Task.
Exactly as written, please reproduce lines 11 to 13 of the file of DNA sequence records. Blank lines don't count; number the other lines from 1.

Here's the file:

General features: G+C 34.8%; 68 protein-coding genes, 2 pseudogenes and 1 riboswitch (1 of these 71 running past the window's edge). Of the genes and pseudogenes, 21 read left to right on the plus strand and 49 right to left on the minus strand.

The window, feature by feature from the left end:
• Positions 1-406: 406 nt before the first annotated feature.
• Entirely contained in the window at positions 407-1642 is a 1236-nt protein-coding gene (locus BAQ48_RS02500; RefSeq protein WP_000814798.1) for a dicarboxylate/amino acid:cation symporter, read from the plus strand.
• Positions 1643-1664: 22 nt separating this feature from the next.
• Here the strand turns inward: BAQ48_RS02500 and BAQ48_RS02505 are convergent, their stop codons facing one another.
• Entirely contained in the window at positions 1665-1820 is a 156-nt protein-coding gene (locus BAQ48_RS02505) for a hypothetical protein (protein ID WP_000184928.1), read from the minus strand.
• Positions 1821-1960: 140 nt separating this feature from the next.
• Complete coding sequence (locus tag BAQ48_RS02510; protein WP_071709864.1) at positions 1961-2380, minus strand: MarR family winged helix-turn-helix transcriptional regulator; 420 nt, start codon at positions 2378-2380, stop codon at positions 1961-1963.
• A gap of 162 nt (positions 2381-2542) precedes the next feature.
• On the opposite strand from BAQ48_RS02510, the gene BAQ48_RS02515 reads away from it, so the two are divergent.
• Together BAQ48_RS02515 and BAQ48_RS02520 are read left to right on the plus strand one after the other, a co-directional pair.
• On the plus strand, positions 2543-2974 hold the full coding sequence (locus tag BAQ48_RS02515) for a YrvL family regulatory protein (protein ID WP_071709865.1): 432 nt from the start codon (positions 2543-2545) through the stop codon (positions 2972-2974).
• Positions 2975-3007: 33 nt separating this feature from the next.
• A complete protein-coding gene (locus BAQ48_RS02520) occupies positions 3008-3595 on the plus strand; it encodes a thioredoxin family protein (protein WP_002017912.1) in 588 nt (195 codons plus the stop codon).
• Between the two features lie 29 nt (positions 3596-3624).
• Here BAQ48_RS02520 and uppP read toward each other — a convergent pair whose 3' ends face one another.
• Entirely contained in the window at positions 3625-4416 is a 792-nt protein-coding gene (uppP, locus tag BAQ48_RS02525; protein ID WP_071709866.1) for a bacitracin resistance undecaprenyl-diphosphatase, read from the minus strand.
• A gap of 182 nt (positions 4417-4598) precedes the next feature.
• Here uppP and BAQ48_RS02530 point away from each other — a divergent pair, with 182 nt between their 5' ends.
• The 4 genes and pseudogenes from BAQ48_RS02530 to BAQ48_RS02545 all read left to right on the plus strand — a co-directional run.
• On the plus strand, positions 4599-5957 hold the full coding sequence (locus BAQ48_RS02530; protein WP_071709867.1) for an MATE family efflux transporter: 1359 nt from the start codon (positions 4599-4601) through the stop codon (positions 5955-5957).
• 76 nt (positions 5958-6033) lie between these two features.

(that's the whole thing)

• On the opposite strand from BAQ48_RS02510, the gene BAQ48_RS02515 reads away from it, so the two are divergent.
• Together BAQ48_RS02515 and BAQ48_RS02520 are read left to right on the plus strand one after the other, a co-directional pair.
• On the plus strand, positions 2543-2974 hold the full coding sequence (locus tag BAQ48_RS02515) for a YrvL family regulatory protein (protein ID WP_071709865.1): 432 nt from the start codon (positions 2543-2545) through the stop codon (positions 2972-2974).